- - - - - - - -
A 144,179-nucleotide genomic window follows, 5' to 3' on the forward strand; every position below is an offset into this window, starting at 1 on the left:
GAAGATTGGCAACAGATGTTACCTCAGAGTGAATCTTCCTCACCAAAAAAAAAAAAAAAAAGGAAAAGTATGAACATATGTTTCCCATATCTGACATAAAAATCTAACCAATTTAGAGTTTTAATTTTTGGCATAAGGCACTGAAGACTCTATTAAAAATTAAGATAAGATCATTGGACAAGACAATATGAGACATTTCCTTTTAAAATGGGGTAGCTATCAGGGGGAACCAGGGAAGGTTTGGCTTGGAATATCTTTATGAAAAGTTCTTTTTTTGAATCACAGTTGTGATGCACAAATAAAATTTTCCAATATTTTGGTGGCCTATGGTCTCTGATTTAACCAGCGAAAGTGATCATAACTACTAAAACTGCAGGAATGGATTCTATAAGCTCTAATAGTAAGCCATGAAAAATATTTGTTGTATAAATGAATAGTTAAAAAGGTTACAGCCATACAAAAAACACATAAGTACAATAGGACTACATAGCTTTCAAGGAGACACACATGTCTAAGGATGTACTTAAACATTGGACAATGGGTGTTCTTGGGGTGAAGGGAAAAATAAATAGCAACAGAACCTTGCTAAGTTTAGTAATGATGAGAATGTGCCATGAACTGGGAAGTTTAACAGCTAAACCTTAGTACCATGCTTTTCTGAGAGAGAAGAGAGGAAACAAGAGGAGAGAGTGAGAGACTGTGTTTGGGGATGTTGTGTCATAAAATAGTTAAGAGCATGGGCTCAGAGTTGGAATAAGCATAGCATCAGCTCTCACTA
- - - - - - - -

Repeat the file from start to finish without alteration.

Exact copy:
A 144,179-nucleotide genomic window follows, 5' to 3' on the forward strand; every position below is an offset into this window, starting at 1 on the left:
GAAGATTGGCAACAGATGTTACCTCAGAGTGAATCTTCCTCACCAAAAAAAAAAAAAAAAAGGAAAAGTATGAACATATGTTTCCCATATCTGACATAAAAATCTAACCAATTTAGAGTTTTAATTTTTGGCATAAGGCACTGAAGACTCTATTAAAAATTAAGATAAGATCATTGGACAAGACAATATGAGACATTTCCTTTTAAAATGGGGTAGCTATCAGGGGGAACCAGGGAAGGTTTGGCTTGGAATATCTTTATGAAAAGTTCTTTTTTTGAATCACAGTTGTGATGCACAAATAAAATTTTCCAATATTTTGGTGGCCTATGGTCTCTGATTTAACCAGCGAAAGTGATCATAACTACTAAAACTGCAGGAATGGATTCTATAAGCTCTAATAGTAAGCCATGAAAAATATTTGTTGTATAAATGAATAGTTAAAAAGGTTACAGCCATACAAAAAACACATAAGTACAATAGGACTACATAGCTTTCAAGGAGACACACATGTCTAAGGATGTACTTAAACATTGGACAATGGGTGTTCTTGGGGTGAAGGGAAAAATAAATAGCAACAGAACCTTGCTAAGTTTAGTAATGATGAGAATGTGCCATGAACTGGGAAGTTTAACAGCTAAACCTTAGTACCATGCTTTTCTGAGAGAGAAGAGAGGAAACAAGAGGAGAGAGTGAGAGACTGTGTTTGGGGATGTTGTGTCATAAAATAGTTAAGAGCATGGGCTCAGAGTTGGAATAAGCATAGCATCAGCTCTCACTA